And that will only continue a trend that M-Care may have slowed down, but hasn't stopped. The state Department of Health reported earlier this year that the number of practicing physicians in Pennsylvania is down 6% from a few years ago. Younger doctors just are not as willing to settle down in a state where liability payouts are twice the national average and physician income is 44th out of the 50 states. Today, about 7%-9% of our doctors are under 35. A few years ago, the number was 15% and in some specialties more than 40% of the practicing physicians are more than 50 years old. And less than 80% of physicians with active licenses are engaged in patient care.

Newly minted doctors educated here are setting up their practices elsewhere. In 1992, 60% of residents stayed in Pennsylvania when they finished their training. Now only 20% do so.

These trends will be exacerbated if M-Care funds are siphoned off. M-Care is not an inexhaustible source of revenue. It was created to help doctors afford the skyrocketing price of insurance, something it will not be able to do as effectively as it has in the past if it must also subsidize a new health-insurance program. I can say that because doctors are already paying more thanks to Mr. Rendell -- even though his health-care plan is still on the drawing board.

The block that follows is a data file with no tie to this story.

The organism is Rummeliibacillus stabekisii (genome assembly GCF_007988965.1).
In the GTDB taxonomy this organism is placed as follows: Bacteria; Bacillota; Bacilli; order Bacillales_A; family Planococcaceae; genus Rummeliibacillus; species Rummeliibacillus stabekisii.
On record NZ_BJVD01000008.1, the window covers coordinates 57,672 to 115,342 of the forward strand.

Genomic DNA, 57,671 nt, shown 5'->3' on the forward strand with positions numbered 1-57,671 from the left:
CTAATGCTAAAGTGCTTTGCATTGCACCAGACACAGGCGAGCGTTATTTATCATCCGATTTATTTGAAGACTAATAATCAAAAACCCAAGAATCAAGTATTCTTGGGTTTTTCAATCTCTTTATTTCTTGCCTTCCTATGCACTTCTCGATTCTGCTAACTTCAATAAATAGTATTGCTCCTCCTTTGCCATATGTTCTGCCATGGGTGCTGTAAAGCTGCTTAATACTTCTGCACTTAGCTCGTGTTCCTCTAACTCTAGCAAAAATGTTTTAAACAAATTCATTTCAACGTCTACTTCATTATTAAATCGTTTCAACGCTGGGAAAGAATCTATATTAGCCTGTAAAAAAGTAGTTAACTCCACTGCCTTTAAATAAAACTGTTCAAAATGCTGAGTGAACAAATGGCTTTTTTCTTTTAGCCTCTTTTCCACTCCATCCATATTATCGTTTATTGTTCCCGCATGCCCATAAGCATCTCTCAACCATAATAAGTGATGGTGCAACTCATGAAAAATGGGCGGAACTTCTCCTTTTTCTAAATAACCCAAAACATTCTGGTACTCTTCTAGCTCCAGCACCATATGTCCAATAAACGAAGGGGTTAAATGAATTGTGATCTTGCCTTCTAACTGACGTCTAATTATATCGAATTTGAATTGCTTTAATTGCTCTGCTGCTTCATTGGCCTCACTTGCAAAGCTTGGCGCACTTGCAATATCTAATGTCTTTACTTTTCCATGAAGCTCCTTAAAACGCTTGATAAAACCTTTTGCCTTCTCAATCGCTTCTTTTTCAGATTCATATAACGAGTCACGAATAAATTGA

Why? Because Mr. Rendell wants his health-care program to be funded by the premiums doctors paid into M-Care, and he has threatened to veto any legislation that would block him from doing so. That's put M-Care in limbo. It can't offer doctors the same abatement it gave them the past four years without first getting authorization from the legislature. But the legislature doesn't have the votes to pass such an authorization over Mr. Rendell's veto threat.

The Republican-controlled State Senate passed legislation authorizing the subsidies for this year three times, but so far the Democratically controlled House hasn't. What's more, House leaders are planning to return after Election Day and may vote to give Mr. Rendell his health-care program. The end result is that this year my total liability premiums increased 40% over what I paid last year, when the M-Care portion was abated.

Pennsylvania's physicians are willing to provide health care for those who can't afford it. More than 90% of us accept Medicaid despite reimbursements that are obscenely low and have not been raised since 1989. But what I, and other doctors, object to is being extorted to fund the governor's sociopolitical agenda.